The slow drip, drip, drip of her IV is what finally pulled her out of a slumber that had seemed internal. Her body ached, each muscle tender and weak. It felt as though her entire body had been tossed down the side of a mountain, hitting each and every rock on the way down.
Her eyelids turned a pink, fleshy color as she adjusted to the hospital lights and her mouth was so dry it hurt to swallow. Circles of light danced across her vision until the room slowly began to materialize, as if looming out of a thick fog.
Once her eyes opened, there was a chip in the ceiling that Rachel couldn't stop staring at. It seemed like a miracle that she could see anything at all and she basked in the sights and sounds all around her with new admiration.
She tested her toes and fingers. Though she was happy to be alive, she felt broken and irreparable- like everything inside her had shattered.
Almost like Humpty Dumpty. There a book of nursery rhymes she reserved only for special nights when Jed had been little and he was having trouble sleeping. Of course, she never sang the Humpty Dumpty song to him—it was too depressing and the point was to lift his spirits, not lower them—but she remembered the song with clarity.
About a guy who fell off a wall and couldn't be put back together. Something about her felt that way now, like there was no way she could ever be whole again.
How am I alive? How was it possible that she was awake and not coughing up a lung or burning with a merciless fever? E-91 should have killed her within twenty-four hours.
When she tried to sit up, wires pulled at her arms where they were attached to her through IVs. Somehow, the white sheets—free of any blood—were one of the most beautiful things Rachel had ever seen in her life.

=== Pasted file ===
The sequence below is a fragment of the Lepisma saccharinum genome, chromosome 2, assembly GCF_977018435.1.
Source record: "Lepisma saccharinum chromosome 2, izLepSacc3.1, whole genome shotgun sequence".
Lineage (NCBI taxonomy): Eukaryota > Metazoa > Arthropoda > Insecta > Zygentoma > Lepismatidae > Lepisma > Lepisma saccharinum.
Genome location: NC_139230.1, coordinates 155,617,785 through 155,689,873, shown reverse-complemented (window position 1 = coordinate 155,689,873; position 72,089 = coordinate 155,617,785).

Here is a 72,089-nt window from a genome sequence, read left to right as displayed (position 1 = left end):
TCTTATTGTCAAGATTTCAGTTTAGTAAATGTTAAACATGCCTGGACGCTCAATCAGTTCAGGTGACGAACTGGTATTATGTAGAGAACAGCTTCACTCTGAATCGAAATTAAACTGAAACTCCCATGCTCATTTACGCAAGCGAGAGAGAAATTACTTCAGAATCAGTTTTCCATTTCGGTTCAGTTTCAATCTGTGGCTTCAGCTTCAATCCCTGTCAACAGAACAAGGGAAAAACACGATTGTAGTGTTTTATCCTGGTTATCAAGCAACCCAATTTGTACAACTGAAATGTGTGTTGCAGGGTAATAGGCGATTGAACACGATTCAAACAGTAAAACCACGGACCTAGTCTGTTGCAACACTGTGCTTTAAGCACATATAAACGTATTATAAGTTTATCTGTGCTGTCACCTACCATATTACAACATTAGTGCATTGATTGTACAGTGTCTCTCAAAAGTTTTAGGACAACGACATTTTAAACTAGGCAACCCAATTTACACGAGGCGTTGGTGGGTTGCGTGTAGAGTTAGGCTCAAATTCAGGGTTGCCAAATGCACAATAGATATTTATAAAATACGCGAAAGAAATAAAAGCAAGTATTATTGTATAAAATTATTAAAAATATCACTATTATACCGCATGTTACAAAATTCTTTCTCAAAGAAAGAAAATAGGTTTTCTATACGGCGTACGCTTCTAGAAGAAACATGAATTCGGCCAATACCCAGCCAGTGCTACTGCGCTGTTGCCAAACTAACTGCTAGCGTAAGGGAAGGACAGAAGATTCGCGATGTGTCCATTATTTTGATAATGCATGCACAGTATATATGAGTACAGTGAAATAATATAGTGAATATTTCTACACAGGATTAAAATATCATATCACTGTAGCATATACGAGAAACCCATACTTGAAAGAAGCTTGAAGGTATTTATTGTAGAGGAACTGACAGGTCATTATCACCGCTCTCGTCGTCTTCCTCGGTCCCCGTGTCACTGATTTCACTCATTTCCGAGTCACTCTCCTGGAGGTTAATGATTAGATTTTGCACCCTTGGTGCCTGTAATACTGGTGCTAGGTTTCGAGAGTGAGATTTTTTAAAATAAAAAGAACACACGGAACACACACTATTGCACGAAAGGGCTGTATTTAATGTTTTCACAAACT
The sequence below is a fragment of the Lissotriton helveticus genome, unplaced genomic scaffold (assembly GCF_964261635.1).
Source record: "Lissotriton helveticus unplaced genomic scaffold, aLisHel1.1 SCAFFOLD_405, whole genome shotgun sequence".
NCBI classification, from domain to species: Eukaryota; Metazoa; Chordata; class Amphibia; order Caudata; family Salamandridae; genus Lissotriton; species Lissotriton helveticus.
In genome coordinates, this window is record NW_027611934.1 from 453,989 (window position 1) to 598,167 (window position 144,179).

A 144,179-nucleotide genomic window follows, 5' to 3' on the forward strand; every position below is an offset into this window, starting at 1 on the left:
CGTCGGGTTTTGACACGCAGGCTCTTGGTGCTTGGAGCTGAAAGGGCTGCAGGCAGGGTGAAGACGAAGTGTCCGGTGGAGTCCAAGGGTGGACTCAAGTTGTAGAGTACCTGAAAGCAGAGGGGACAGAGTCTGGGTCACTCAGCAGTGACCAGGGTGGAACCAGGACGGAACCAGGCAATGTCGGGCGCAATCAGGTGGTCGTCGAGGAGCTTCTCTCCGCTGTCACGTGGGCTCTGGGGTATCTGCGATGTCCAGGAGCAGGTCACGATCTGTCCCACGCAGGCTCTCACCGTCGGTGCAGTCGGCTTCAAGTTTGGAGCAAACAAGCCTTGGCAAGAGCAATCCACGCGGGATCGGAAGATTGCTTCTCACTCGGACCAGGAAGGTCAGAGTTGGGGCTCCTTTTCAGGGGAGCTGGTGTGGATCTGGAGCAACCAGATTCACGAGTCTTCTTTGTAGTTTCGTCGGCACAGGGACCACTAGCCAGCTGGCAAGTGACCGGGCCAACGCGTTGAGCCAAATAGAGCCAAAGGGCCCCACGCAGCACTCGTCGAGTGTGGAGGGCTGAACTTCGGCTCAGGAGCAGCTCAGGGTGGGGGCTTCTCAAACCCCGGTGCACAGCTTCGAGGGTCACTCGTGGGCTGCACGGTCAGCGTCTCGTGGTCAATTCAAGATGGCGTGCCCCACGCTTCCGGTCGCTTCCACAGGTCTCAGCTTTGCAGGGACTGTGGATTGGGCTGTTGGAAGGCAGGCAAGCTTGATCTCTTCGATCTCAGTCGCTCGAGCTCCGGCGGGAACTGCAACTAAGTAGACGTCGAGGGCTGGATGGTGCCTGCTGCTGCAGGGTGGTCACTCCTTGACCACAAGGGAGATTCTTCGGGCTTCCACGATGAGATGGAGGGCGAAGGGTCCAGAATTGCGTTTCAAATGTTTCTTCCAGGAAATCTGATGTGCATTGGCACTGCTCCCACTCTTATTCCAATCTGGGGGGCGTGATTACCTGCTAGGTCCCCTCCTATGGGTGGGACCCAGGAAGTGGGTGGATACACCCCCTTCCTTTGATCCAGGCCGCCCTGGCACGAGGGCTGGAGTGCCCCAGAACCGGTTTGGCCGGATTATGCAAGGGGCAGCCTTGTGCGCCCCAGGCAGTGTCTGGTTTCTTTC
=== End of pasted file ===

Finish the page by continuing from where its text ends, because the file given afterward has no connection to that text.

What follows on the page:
Flowers sat on the nightstand beside her bed. They were yellow roses--bright, cheery and as alive as she felt in that moment. She drew in a deep breath of air; it didn't burn as much as she had expected it to.
How am I alive?
"Rachel!" The doors suddenly swung open and Simone came bounding through with Dr. Everest close behind her. Both of them wore masks and blue paper gowns over their clothes and shoes.
Simone came to a skittering halt by her bed and wrapped her arms around her best friend. It hurt a little, but happiness outweighed the pain.
"I didn't think I'd ever get to see you again," She sniffled. "I'm so, so sorry I left."
Simone pulled back and looked at Rachel with a stern expression. "What were you thinking keeping us out like that? If you had died—Oh my gosh if you would have died I would have never gotten to say goodbye." She burst into another fit of tears and thwacked Rachel on the shoulder. "That was so selfish of you."
"I— "Rachel tried to speak but her voice came out sounding like sand paper.
"You should have some water." Dr. Everest poured a cup for her and helped bring it to her lips. Once the first drop of water touched her tongue, she felt like she couldn't get enough. She drank water until her stomach ballooned uncomfortably and finally settled back onto her pillows with a sigh.
When she tried to speak again, it came out sounding more human. "I didn't want you to get sick."
"It doesn't matter now, sweetie, I'm just so happy to see you."
"What happened? How am I still here?"
"Abby approved a mission to the capital and they were able to smuggle a few antidotes out of the hospital. Everyone who received it has made a full recovery."
YOU ARE READING
Marked ✔️Science Fiction
After World War III and biological warfare destroy two-thirds of the world population, what was once known as North America has become the Council of Nations, a ruthless society that has closed off its borders, trapping its citizens in. Now every ci...